Academic journal article Agricultural and Resource Economics Review

The Economic Impacts of Aquatic Invasive Species: A Review of the Literature

Academic journal article Agricultural and Resource Economics Review

The Economic Impacts of Aquatic Invasive Species: A Review of the Literature

Article excerpt

Invasive species are a growing threat in the United States, causing losses in biodiversity, changes in ecosystems, and impacts on economic enterprises such as agriculture, fisheries, and international trade. The costs of preventing and controlling invasive species are not well understood or documented, but estimates indicate that the costs are quite high. The costs of aquatic invasive species are even less well understood than those for terrestrial species. A systematic approach is needed to develop a consistent method to estimate the national costs of aquatic invasives. This review of the economic literature on aquatic invasive species is the first stage in the development of that estimate. We reviewed over sixty sources and include both empirical papers that present cost estimates as well as theoretical papers on preventing and mitigating the impacts of aquatic invasive species. Species-specific estimates are included for both animals and plants.

Key Words: aquatic invasive species, costs, literature review

Invasive species are a growing threat in the United States, causing losses in biodiversity, changes in ecosystems, and impacts on economic enterprises such as agriculture, forestry, fisheries, power production, and international trade. An invasive species is a species that is "non-native to the ecosystem under consideration and ... whose introduction causes or is likely to cause economic or environmental harm or harm to human health" (Executive Order 13112, Appendix 1, 1999).1 Not all non-native or non-indigenous species (NIS) become invasive. Some fail to thrive in their new environment and die off naturally. Others survive, but without destroying or replacing native species. Most introduced species do not meet the standards defined in Executive Order 13112 as "invasive" [U.S. National Invasive Species Council (NISC) 2000]. However, those that do meet the definition have the ability to cause great harm to the ecosystem.

The means and routes by which species are introduced into new environments are called "pathways" or "vectors." Some species that become invasive are intentionally imported and escape from captivity or are carelessly released into the environment. Other invasives are unintentionally imported, arriving through livestock and produce, or by transport equipment such as packing material or a ship's ballast water and hull. Fish and shellfish pathogens and parasites have been introduced into the United States unintentionally and intentionally in infected stock destined for aquaculture and aquarium trade. Crates and containers can harbor snails, slugs, mollusks, beetles, and other organisms. Nearly 51.8 percent of maritime shipments contain solid wood packing materials, and infection of these materials is substantial [Animal and Plant Health Inspection Service (APHIS) 2000]. Military cargo transport may also harbor unintended species. Stimulated by the expansion of the global transport of goods and people, the numbers and costs of invasive species are rising at an alarming rate (NISC 2001). The cost of preventing and controlling invasive species is not well understood or documented, but estimates indicate that they are quite high, in the range of millions to billions of dollars per year [Office of Technology Assessment (OTA) 1993, Pimentel et al. 2000].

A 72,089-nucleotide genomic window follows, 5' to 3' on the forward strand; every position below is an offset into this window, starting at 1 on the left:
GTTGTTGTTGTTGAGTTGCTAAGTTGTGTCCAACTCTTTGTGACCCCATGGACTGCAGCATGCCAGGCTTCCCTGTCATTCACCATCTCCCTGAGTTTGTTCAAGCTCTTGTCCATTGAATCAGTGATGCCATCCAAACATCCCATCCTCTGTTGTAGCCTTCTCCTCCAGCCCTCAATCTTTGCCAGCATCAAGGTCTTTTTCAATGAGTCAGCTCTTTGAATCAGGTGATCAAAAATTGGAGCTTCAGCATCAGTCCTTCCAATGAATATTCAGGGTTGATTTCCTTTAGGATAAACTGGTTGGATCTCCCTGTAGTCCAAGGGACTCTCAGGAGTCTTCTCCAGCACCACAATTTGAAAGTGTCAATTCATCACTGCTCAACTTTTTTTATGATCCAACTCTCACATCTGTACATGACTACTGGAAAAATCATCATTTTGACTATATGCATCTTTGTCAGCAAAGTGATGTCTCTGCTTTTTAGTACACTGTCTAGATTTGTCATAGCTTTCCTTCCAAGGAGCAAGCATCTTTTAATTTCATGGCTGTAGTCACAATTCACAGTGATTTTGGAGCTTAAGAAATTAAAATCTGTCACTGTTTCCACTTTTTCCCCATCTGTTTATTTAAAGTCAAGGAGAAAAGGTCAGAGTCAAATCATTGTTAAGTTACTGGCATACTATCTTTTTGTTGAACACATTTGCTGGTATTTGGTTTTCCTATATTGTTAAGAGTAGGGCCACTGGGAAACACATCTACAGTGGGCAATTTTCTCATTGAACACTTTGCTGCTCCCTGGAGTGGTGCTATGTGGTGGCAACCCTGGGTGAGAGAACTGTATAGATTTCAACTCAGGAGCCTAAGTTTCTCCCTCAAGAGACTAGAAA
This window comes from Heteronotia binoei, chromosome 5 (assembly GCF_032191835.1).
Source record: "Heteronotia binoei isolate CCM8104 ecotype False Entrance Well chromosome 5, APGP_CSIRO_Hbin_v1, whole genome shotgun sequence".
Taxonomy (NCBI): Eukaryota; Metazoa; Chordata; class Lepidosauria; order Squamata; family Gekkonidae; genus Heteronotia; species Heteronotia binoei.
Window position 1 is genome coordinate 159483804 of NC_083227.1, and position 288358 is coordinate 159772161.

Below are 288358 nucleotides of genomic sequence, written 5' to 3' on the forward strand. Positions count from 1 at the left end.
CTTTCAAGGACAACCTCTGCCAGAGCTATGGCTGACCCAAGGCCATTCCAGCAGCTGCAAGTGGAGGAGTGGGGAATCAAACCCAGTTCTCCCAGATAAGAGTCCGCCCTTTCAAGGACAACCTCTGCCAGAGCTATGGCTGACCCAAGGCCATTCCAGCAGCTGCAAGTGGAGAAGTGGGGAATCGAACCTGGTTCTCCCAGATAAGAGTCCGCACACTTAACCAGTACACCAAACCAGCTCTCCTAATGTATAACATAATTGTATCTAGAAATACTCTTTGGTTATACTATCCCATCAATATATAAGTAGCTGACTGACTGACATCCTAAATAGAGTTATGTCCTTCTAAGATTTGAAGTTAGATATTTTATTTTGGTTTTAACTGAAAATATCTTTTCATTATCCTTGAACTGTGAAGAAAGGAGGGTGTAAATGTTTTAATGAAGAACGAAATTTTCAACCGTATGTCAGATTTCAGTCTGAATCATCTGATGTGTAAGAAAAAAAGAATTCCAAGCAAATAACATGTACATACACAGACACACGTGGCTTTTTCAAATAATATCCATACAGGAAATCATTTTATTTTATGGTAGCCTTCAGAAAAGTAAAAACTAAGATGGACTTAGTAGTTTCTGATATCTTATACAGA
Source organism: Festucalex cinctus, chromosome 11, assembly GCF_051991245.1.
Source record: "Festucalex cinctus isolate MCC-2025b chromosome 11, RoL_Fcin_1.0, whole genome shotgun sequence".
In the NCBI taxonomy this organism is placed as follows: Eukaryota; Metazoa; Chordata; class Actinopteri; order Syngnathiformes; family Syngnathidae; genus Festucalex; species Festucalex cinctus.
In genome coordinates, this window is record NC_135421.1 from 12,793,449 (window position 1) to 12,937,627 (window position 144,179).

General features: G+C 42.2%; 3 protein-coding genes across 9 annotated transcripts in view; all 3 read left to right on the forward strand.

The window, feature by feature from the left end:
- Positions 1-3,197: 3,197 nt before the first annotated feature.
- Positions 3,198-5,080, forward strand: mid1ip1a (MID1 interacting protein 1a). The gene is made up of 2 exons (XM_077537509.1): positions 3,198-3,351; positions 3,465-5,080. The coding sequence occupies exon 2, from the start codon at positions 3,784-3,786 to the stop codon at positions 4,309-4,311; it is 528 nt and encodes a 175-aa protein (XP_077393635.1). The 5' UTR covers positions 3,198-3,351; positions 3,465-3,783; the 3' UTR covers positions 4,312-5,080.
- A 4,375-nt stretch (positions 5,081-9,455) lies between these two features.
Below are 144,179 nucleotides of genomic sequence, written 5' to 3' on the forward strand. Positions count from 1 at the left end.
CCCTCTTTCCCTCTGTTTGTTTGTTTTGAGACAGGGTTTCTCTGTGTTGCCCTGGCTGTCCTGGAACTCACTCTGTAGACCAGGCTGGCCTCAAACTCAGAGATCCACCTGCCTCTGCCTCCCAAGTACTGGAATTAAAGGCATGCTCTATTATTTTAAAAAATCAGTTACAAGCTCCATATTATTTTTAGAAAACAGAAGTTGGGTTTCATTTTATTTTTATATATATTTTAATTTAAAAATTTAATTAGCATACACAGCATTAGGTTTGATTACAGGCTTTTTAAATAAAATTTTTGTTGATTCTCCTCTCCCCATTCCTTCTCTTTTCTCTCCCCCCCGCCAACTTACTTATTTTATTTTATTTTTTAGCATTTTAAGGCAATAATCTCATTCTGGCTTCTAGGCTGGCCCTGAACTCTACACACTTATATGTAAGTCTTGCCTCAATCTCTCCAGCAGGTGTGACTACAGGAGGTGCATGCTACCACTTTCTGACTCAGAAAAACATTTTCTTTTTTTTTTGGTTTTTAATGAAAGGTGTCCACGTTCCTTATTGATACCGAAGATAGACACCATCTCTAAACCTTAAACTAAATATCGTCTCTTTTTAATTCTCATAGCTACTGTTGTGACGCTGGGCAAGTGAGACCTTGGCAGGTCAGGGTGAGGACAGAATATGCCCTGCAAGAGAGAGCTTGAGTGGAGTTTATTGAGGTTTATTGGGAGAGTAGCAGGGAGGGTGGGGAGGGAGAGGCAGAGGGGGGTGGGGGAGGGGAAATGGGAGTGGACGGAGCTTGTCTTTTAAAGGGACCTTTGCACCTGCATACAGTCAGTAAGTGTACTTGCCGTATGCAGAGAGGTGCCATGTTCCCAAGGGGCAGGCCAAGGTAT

While several studies document prevention, management, and control costs for specific invasive species, there are no comprehensive national or regional estimates of their economic impact, particularly for aquatic invasive species (AIS) as a group. The federal government is interested in the scale of the impacts of AIS relative to other environmental concerns in order to best address the issue. The U.S. Environmental Protection Agency (EPA) held a workshop in July 2005 to address the lack of a comprehensive national estimate or regional estimates of the economic impacts of aquatic invasive species. This workshop focused on ideas for conceptual frameworks and analytical tools for estimating national and regional aquatic invasive species economic impacts. …

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